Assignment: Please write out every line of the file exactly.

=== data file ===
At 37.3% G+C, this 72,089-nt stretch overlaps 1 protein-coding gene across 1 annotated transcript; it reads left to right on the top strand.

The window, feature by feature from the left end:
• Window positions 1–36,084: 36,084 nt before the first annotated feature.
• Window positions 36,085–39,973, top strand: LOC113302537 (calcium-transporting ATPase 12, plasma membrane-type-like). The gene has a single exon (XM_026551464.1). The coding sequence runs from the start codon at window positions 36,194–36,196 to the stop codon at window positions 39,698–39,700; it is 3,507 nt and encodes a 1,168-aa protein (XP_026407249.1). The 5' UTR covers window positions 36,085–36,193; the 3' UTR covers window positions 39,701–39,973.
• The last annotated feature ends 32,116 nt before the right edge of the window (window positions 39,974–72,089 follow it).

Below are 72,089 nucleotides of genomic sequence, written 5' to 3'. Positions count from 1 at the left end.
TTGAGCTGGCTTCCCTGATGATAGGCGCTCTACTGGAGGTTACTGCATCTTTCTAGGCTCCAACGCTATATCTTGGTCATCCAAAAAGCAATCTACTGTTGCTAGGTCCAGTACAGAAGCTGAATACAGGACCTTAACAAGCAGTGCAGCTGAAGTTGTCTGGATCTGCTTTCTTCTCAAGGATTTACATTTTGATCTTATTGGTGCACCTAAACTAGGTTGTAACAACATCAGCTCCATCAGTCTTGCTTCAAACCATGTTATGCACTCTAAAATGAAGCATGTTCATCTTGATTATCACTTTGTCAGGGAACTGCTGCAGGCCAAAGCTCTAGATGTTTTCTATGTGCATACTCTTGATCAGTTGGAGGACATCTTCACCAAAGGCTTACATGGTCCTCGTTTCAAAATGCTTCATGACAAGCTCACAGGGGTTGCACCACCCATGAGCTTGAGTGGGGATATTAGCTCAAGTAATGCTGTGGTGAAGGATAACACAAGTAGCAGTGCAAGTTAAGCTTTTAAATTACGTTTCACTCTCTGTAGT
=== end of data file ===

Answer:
At 37.3% G+C, this 72,089-nt stretch overlaps 1 protein-coding gene across 1 annotated transcript; it reads left to right on the top strand.

The window, feature by feature from the left end:
• Window positions 1–36,084: 36,084 nt before the first annotated feature.
• Window positions 36,085–39,973, top strand: LOC113302537 (calcium-transporting ATPase 12, plasma membrane-type-like). The gene has a single exon (XM_026551464.1). The coding sequence runs from the start codon at window positions 36,194–36,196 to the stop codon at window positions 39,698–39,700; it is 3,507 nt and encodes a 1,168-aa protein (XP_026407249.1). The 5' UTR covers window positions 36,085–36,193; the 3' UTR covers window positions 39,701–39,973.
• The last annotated feature ends 32,116 nt before the right edge of the window (window positions 39,974–72,089 follow it).

Below are 72,089 nucleotides of genomic sequence, written 5' to 3'. Positions count from 1 at the left end.
TTGAGCTGGCTTCCCTGATGATAGGCGCTCTACTGGAGGTTACTGCATCTTTCTAGGCTCCAACGCTATATCTTGGTCATCCAAAAAGCAATCTACTGTTGCTAGGTCCAGTACAGAAGCTGAATACAGGACCTTAACAAGCAGTGCAGCTGAAGTTGTCTGGATCTGCTTTCTTCTCAAGGATTTACATTTTGATCTTATTGGTGCACCTAAACTAGGTTGTAACAACATCAGCTCCATCAGTCTTGCTTCAAACCATGTTATGCACTCTAAAATGAAGCATGTTCATCTTGATTATCACTTTGTCAGGGAACTGCTGCAGGCCAAAGCTCTAGATGTTTTCTATGTGCATACTCTTGATCAGTTGGAGGACATCTTCACCAAAGGCTTACATGGTCCTCGTTTCAAAATGCTTCATGACAAGCTCACAGGGGTTGCACCACCCATGAGCTTGAGTGGGGATATTAGCTCAAGTAATGCTGTGGTGAAGGATAACACAAGTAGCAGTGCAAGTTAAGCTTTTAAATTACGTTTCACTCTCTGTAGT